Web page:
The widening quality problems at Johnson & Johnson are causing concerns as yet another J&J business — at least the seventh — has come under scrutiny. The lapses are hard to reconcile with what once was J&J’s stellar image. Executives at J&J cite the corporate credo, prominently displayed at headquarters, stressing the company’s responsibility to the doctors, patients and parents who use its products.
Animas Corp., the J&J unit that makes insulin pumps for diabetics, is currently being investigated. The Food and Drug Administration has warned Animas that unless it corrects violations soon, it could face fines and other sanctions for selling faulty insulin pumps and delaying disclosures of serious injuries to patients using its OneTouch Ping and 2020 pumps. The FDA ordered Animas to explain by Jan. 20 why it kept selling pumps known to fail and also to submit a plan to rectify its failure to promptly report cases where its device might have caused or contributed to death or serious injury.
In a Dec. 27 warning letter posted online by the FDA, the agency wrote to Animas and J&J CEO Bill Weldon that inspectors found Animas, based in West Chester, Pa., never reported on one complaint about serious patient injury and delayed reporting on two others. Those patients were hospitalized with dangerously high blood sugar, respiratory failure and coma, and a life-threatening complication called diabetic ketoacidosis caused by lack of insulin to break down blood sugar.
The problems follow a string of nearly 30 product recalls announced by New Brunswick, N.J.-based Johnson & Johnson since September 2009, with the latest just three weeks ago. The recalls have included millions of bottles of Tylenol, Motrin and other nonprescription medicines for children and adults, prescription drugs for seizures and HIV, faulty hip implants and contact lenses that stung the eyes. Reasons ranged from contamination with metal shards and glass particles to nauseating odors and inaccurate levels of active drug ingredients.
Insulin pumps, which are about the size of a cell phone, automatically inject small amounts of insulin through a tiny needle under the skin throughout the day to keep diabetics’ blood sugar at a safe level. Patients program the device to inject additional insulin right before a meal or snack, according to the amount of carbohydrates about to be eaten.
An Animas spokeswoman, Caroline Pavis, says that the company did not report the three patient incidents to FDA as required within 30 days because each involved patient was not using the pumps according to directions. In one case, she said, the patient ignored an alarm signaling the cap had come off the insulin cartridge inside the device, preventing insulin from being pumped into the body. She did say that Animas will now report all patient complaints promptly. In a separate issue, some pump keypads for controlling how much insulin is injected were deteriorating prematurely, leading to failures.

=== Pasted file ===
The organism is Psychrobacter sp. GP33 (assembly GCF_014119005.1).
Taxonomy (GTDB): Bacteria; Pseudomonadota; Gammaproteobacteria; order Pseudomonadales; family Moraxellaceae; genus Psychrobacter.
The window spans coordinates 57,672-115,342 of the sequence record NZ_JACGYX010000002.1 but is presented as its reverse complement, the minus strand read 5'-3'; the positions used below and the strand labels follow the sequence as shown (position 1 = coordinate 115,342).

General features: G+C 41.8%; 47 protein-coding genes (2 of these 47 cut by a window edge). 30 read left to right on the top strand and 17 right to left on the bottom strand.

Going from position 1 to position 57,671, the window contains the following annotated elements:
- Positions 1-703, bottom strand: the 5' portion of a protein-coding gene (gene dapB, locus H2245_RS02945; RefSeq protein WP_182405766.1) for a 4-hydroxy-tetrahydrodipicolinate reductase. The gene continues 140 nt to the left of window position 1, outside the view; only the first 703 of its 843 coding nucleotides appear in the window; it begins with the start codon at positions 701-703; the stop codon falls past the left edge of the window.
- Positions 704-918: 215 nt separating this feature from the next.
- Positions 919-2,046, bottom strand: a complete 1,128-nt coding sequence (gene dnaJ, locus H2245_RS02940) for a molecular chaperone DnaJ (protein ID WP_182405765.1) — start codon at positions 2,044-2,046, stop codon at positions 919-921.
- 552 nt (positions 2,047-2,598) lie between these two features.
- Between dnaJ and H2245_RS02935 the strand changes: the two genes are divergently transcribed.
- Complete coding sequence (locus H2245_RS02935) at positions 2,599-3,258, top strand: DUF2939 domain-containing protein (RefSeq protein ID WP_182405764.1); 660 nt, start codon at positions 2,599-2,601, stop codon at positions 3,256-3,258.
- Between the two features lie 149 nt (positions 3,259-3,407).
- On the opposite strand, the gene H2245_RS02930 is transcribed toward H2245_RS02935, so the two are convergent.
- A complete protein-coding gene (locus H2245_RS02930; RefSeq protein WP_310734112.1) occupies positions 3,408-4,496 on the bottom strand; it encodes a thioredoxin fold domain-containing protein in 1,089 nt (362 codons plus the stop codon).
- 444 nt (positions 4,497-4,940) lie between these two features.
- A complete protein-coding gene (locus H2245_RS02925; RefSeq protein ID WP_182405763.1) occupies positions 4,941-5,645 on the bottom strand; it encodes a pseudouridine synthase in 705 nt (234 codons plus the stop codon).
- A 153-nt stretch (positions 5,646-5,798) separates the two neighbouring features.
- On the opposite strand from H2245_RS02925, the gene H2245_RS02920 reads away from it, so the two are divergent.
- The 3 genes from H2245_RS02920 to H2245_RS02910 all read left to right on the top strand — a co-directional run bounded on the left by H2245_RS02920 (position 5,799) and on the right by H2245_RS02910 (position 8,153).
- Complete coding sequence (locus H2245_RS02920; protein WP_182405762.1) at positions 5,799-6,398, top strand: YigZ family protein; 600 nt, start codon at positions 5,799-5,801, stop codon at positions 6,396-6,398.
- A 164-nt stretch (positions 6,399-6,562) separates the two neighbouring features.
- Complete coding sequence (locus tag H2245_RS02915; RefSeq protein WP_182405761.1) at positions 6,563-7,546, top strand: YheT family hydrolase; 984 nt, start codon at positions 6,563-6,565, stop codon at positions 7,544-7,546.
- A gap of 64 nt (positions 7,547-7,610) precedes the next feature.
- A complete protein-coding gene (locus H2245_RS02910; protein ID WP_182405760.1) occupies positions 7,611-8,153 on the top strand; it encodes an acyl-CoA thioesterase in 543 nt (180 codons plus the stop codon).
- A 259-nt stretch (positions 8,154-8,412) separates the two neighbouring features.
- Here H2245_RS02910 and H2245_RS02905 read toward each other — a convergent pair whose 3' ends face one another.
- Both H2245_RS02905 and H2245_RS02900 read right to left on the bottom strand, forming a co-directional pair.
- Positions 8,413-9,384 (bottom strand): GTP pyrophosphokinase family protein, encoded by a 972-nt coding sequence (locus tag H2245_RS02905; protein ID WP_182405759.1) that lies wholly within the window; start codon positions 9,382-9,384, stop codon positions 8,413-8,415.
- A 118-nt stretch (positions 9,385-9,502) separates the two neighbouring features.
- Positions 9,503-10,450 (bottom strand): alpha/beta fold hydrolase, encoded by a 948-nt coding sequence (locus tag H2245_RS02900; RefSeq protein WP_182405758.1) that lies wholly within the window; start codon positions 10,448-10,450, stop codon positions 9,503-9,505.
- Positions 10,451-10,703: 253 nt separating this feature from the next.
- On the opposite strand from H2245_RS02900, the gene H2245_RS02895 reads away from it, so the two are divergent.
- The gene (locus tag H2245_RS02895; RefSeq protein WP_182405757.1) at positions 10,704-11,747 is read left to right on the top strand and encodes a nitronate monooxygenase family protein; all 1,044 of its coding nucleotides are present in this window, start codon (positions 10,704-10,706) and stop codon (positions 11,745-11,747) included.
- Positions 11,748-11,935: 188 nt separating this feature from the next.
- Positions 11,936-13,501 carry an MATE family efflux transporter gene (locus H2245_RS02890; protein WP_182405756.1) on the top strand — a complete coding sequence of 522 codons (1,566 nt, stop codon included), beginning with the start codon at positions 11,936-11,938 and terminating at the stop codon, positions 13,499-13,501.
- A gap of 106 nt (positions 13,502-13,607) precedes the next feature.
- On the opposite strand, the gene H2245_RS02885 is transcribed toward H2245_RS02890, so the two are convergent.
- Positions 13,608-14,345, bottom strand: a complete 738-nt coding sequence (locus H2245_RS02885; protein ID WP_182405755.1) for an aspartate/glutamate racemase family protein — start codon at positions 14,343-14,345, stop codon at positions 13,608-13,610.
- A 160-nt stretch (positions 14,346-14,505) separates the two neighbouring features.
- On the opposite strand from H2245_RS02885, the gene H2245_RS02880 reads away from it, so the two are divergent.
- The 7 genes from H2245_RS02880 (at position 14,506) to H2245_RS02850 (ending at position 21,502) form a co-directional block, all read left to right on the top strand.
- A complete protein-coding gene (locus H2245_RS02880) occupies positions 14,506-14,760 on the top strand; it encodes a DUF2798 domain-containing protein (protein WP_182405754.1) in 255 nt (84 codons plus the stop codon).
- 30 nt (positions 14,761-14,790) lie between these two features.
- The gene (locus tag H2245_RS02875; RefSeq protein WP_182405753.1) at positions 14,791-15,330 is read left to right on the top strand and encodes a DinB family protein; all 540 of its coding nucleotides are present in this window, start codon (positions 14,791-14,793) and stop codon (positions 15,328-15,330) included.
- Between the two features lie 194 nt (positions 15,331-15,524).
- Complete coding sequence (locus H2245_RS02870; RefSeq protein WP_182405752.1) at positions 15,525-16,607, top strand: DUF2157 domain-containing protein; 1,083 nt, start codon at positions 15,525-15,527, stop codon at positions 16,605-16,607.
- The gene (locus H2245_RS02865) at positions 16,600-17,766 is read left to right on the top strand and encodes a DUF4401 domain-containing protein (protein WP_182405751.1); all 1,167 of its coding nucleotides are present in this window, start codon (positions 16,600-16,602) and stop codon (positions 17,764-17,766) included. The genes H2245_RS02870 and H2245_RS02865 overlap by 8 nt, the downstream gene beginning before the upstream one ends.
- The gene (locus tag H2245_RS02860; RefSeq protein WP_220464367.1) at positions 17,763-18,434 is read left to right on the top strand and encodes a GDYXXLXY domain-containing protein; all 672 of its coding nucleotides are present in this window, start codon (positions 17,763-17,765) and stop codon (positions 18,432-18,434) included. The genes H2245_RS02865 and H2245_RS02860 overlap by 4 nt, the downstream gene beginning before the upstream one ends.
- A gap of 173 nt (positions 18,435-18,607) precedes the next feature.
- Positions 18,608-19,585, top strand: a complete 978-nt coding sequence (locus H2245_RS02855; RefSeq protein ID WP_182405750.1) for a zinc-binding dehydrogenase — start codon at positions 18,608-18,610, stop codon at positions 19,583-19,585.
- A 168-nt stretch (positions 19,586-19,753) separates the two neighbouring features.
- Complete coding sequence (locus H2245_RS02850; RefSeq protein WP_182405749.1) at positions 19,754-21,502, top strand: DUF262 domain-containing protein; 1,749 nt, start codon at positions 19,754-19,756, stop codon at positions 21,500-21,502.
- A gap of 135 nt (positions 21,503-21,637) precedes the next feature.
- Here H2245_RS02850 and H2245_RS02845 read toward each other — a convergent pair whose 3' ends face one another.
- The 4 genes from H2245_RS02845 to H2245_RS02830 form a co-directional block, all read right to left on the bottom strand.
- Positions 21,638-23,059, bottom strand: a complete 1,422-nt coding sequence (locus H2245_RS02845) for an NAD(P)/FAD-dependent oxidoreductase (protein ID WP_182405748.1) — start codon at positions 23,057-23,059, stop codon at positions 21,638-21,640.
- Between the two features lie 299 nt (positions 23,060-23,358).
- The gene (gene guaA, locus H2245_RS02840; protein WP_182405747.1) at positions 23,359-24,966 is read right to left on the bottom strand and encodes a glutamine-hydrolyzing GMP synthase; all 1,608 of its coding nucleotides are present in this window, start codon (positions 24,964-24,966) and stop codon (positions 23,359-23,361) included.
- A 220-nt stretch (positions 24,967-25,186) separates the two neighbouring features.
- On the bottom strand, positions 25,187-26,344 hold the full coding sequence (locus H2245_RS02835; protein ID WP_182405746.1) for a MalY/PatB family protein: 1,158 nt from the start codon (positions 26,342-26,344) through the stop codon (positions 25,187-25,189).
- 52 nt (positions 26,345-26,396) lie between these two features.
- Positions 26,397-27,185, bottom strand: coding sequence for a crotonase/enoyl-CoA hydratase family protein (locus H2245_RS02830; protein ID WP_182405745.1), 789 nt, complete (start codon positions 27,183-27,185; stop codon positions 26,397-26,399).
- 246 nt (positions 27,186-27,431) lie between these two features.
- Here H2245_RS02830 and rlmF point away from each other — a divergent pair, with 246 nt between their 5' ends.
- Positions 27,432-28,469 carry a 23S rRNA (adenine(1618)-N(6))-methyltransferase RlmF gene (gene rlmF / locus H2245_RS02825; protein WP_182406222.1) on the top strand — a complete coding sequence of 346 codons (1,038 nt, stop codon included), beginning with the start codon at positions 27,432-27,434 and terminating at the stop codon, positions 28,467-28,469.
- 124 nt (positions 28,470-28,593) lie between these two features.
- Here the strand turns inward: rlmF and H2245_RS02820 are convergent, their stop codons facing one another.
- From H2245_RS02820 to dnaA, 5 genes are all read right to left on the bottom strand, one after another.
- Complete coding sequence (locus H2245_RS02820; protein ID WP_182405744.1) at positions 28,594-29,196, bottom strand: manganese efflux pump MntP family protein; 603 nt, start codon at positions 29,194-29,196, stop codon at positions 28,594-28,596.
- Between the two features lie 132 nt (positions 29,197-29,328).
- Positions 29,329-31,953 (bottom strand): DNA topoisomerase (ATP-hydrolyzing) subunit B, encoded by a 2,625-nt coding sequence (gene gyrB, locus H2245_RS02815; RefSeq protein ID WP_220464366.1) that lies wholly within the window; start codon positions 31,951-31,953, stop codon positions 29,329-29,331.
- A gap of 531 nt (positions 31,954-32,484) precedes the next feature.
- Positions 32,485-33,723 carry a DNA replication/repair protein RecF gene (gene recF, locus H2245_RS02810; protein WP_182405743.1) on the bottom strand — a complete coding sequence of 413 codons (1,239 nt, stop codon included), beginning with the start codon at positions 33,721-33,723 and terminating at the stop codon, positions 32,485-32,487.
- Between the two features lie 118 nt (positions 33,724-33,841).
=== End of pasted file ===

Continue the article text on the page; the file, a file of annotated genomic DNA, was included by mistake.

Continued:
Animas decided to go with a new keypad “because it’s more durable,” according to Ms. Pavis. But while Animas was lining up the new keypad supplier, it was still selling the older ones. The FDA has demanded documents about the company’s decision to do that. Companies are required to continuously evaluate a product’s safety over its life span. They should have infrastructure in place to process, review and classify complaints, because they could be indicative of a larger issue with the product.
The recalls have cost J&J $900 million in 2010 alone in lost revenue from products not being in stores, plus millions more for factory upgrades and legal expenses. The FDA and Congress have been investigating the handling of the manufacturing problems as well as the recalls. J&J has said there have been no reports of serious patient harm from the recalled products, although as we have reported, the company is now being sued by a couple alleging their toddler died from taking a “super dose” of defective Children’s Tylenol.
The FDA’s warning letter states that the initial Animas response to the problems cited in the August inspection report was not adequate. Animas was to respond before the January 20th deadline. The letter states that if the company doesn’t promptly correct the violations, it could face seizure, injunction, and fines, and could be denied future contracts from federal agencies.
Source: Yahoo News
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